Analysts say up to 10% of the nation's refining capacity could be offline in the coming days thanks to Hurricane Irene.
NEW YORK (CNNMoney) -- Hurricane Irene headed up the East Coast Saturday, threatening the nearly 10% of the nation's refining capacity that lies in Philadelphia, New Jersey and Delaware.
Output for the refineries in the hurricane's path is over a million barrel per day, according to the Oil Price Information Service.
Late Saturday, ConocoPhillips (Fortune 500) shut its Bayway refinery in Linden, N.J., according to the company's website. The refinery has a processing capacity of 238,000 barrels per day of light, low sulfur, crude oil.,
Currently, the company's Trainer refinery in Trainer, Pa., which can process 185,000 barrels per day, remains open. ConocoPhillips is also preparing to shut down its East Coast Terminals.
Analysts say refineries may close for several days thanks to Hurricane Irene.
At PBF Energy refineries in Delaware and New Jersey, large ships have been sent to sea to avoid potential damage from crashing into docks, said Michael Gayda, the company's president.
On Saturday, Gayda said the refineries were running at "planned rates" and that the company had put workers on double shifts "just to be cautious."
Other pre-storm precautions include clearing away debris from drainage pipes and disassembling any construction equipment like cranes or scaffolding that could get blown down during the storm.
Gayda said no decision has been made yet as to whether the refineries will shut down or move into a "warm" mode. That mode is a partial shutdown. The company is monitoring the weather via weather services that tailor forecasts specifically to the refineries before making that decision.
"'We have a comprehensive emergency response plan in place," said Gayda.
Gasoline futures traded in New York have already spiked, rising 10 cents a gallon last week, largely on fears there will be a disruption in output from the refineries, barge routes or pipelines serving the heavily populated eastern seaboard.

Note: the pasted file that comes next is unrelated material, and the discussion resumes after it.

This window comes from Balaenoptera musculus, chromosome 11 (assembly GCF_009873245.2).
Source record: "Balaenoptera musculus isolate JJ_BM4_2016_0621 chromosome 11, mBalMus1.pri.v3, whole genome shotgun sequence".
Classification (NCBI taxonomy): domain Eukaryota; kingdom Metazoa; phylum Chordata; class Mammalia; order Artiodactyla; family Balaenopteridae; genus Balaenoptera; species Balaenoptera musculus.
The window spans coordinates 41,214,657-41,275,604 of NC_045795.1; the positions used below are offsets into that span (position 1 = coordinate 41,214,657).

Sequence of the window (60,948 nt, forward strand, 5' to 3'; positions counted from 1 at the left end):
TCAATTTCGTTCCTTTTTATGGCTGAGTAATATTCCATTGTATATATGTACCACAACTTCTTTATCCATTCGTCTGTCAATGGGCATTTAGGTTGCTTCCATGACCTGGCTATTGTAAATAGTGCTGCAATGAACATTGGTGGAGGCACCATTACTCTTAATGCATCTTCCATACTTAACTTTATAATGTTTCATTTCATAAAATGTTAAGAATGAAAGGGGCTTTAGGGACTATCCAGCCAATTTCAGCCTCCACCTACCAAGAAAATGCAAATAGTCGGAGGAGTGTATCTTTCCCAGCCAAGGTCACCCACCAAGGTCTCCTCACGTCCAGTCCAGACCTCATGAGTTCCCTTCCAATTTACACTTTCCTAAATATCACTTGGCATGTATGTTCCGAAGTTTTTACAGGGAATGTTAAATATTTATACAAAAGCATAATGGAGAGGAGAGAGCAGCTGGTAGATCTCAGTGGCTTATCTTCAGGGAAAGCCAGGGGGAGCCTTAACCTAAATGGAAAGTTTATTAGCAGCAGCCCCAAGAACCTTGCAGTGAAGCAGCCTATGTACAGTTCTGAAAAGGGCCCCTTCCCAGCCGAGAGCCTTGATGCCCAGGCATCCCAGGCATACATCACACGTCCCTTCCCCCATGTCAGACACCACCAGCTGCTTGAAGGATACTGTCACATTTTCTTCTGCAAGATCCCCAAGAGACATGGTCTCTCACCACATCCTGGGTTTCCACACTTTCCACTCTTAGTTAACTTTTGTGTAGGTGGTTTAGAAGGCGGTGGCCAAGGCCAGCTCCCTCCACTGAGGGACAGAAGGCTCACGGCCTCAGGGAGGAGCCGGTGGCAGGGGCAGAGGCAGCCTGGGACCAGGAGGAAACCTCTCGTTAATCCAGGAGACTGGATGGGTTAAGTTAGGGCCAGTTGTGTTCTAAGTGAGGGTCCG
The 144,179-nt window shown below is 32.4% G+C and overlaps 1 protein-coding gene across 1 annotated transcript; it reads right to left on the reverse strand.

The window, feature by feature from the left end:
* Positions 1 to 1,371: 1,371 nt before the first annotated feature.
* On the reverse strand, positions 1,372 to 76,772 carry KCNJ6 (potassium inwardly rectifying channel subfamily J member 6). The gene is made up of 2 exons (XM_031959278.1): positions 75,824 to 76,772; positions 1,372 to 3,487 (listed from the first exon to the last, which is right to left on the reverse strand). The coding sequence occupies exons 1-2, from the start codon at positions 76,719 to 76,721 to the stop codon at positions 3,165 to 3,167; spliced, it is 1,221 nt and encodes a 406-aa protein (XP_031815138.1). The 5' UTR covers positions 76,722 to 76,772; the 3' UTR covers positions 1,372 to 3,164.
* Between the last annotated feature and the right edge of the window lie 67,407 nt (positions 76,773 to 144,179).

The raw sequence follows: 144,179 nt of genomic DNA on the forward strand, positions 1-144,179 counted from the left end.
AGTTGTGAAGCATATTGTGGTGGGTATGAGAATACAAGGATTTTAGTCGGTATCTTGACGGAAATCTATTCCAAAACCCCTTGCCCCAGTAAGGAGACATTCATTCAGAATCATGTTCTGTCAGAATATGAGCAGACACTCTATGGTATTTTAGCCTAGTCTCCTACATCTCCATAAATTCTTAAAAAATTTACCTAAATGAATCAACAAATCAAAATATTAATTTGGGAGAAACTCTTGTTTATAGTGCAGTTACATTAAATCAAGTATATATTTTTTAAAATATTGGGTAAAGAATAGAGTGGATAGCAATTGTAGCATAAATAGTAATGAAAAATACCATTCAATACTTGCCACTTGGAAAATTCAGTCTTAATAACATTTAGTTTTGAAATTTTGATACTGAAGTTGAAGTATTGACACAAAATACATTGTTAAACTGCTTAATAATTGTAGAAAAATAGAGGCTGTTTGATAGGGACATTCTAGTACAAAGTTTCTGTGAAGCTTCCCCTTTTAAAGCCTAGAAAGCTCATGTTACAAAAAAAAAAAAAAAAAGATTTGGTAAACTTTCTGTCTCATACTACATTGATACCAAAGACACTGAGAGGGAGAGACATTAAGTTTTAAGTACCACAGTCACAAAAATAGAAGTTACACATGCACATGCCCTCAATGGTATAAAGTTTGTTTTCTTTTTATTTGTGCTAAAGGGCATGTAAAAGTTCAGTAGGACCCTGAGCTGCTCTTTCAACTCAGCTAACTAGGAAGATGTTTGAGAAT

That, combined with heavy travel during the upcoming Labor Day weekend, could send prices at the pump up 15 to 20 cents over the next couple of weeks, said Stephen Schork, publisher of the industry newsletter the Schork Report.
"You'll probably see a temporary pop," said Schork. "It really all depends on how bad the disruptions are."
Refineries are generally built to withstand winds from a category 5 hurricane. But they often rely on outside electricity to refine oil, and even downed wires inside the plant can cause trouble for the operation.
Irene is a Category 1 hurricane. Category 1 storms have sustained winds of 85 mph, with wind gusts of up to 105 mph. Winds of that speed are described as extremely dangerous and capable of causing extensive damage.
"The restoration of power supplies is crucial, and electricity disruptions are common after a hurricane," according to an American Petroleum Institute hurricane fact sheet.
It's far better for refineries begin an orderly shut down of their facilities, which can take many hours, than deal with a sudden power outage that could lead to dangerous conditions, said Tom Kloza, chief oil analyst at the OPIS.
Kloza expects retail gas prices, which edged up to $3.604 a gallon Saturday from $3.592 on Friday, will keep rising as the spike in futures prices from last week works its way into the market.
But both he and Schork think that over the long run, gas prices should fall.
Schork noted that come mid-September the nation shifts to less expensive "winter gas," which doesn't need to be refined as much because the cooler air is less conducive to smog formation.
And Kloza noted that despite all the hype around the hurricane, the end result is that big storms tend to keep people off the road.
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